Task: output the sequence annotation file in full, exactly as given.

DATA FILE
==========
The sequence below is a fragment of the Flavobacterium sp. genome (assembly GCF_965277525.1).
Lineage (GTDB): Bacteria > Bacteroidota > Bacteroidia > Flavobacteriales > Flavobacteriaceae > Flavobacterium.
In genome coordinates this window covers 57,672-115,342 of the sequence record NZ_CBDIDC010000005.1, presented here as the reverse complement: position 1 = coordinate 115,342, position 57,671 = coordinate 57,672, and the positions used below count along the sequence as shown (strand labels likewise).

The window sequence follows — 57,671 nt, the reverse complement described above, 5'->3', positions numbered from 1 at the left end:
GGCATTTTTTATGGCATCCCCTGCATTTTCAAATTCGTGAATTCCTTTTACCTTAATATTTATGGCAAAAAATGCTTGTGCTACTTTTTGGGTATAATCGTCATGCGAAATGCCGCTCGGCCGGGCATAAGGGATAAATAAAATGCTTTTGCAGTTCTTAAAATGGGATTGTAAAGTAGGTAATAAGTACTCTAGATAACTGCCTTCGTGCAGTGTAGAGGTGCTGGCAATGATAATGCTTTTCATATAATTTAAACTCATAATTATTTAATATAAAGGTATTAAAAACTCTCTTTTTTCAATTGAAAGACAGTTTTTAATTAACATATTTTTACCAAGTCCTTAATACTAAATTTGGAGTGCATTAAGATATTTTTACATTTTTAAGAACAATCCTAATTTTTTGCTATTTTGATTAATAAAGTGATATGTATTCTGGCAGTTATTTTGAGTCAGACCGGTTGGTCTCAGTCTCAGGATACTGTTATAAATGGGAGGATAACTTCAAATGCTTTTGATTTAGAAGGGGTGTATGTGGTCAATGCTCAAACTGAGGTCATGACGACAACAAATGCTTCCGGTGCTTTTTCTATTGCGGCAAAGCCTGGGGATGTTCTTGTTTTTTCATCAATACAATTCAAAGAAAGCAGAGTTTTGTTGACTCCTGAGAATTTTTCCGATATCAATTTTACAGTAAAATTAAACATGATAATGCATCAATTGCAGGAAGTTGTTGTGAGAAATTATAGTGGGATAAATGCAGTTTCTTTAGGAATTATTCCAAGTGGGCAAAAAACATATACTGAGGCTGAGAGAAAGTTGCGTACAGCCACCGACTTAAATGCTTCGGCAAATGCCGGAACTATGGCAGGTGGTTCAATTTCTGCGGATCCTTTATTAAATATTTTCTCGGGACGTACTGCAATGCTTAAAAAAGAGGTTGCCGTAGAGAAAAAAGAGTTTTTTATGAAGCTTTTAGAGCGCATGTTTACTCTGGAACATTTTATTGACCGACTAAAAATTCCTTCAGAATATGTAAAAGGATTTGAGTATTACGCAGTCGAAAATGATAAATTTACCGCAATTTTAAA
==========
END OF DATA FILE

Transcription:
The sequence below is a fragment of the Flavobacterium sp. genome (assembly GCF_965277525.1).
Lineage (GTDB): Bacteria > Bacteroidota > Bacteroidia > Flavobacteriales > Flavobacteriaceae > Flavobacterium.
In genome coordinates this window covers 57,672-115,342 of the sequence record NZ_CBDIDC010000005.1, presented here as the reverse complement: position 1 = coordinate 115,342, position 57,671 = coordinate 57,672, and the positions used below count along the sequence as shown (strand labels likewise).

The window sequence follows — 57,671 nt, the reverse complement described above, 5'->3', positions numbered from 1 at the left end:
GGCATTTTTTATGGCATCCCCTGCATTTTCAAATTCGTGAATTCCTTTTACCTTAATATTTATGGCAAAAAATGCTTGTGCTACTTTTTGGGTATAATCGTCATGCGAAATGCCGCTCGGCCGGGCATAAGGGATAAATAAAATGCTTTTGCAGTTCTTAAAATGGGATTGTAAAGTAGGTAATAAGTACTCTAGATAACTGCCTTCGTGCAGTGTAGAGGTGCTGGCAATGATAATGCTTTTCATATAATTTAAACTCATAATTATTTAATATAAAGGTATTAAAAACTCTCTTTTTTCAATTGAAAGACAGTTTTTAATTAACATATTTTTACCAAGTCCTTAATACTAAATTTGGAGTGCATTAAGATATTTTTACATTTTTAAGAACAATCCTAATTTTTTGCTATTTTGATTAATAAAGTGATATGTATTCTGGCAGTTATTTTGAGTCAGACCGGTTGGTCTCAGTCTCAGGATACTGTTATAAATGGGAGGATAACTTCAAATGCTTTTGATTTAGAAGGGGTGTATGTGGTCAATGCTCAAACTGAGGTCATGACGACAACAAATGCTTCCGGTGCTTTTTCTATTGCGGCAAAGCCTGGGGATGTTCTTGTTTTTTCATCAATACAATTCAAAGAAAGCAGAGTTTTGTTGACTCCTGAGAATTTTTCCGATATCAATTTTACAGTAAAATTAAACATGATAATGCATCAATTGCAGGAAGTTGTTGTGAGAAATTATAGTGGGATAAATGCAGTTTCTTTAGGAATTATTCCAAGTGGGCAAAAAACATATACTGAGGCTGAGAGAAAGTTGCGTACAGCCACCGACTTAAATGCTTCGGCAAATGCCGGAACTATGGCAGGTGGTTCAATTTCTGCGGATCCTTTATTAAATATTTTCTCGGGACGTACTGCAATGCTTAAAAAAGAGGTTGCCGTAGAGAAAAAAGAGTTTTTTATGAAGCTTTTAGAGCGCATGTTTACTCTGGAACATTTTATTGACCGACTAAAAATTCCTTCAGAATATGTAAAAGGATTTGAGTATTACGCAGTCGAAAATGATAAATTTACCGCAATTTTAAA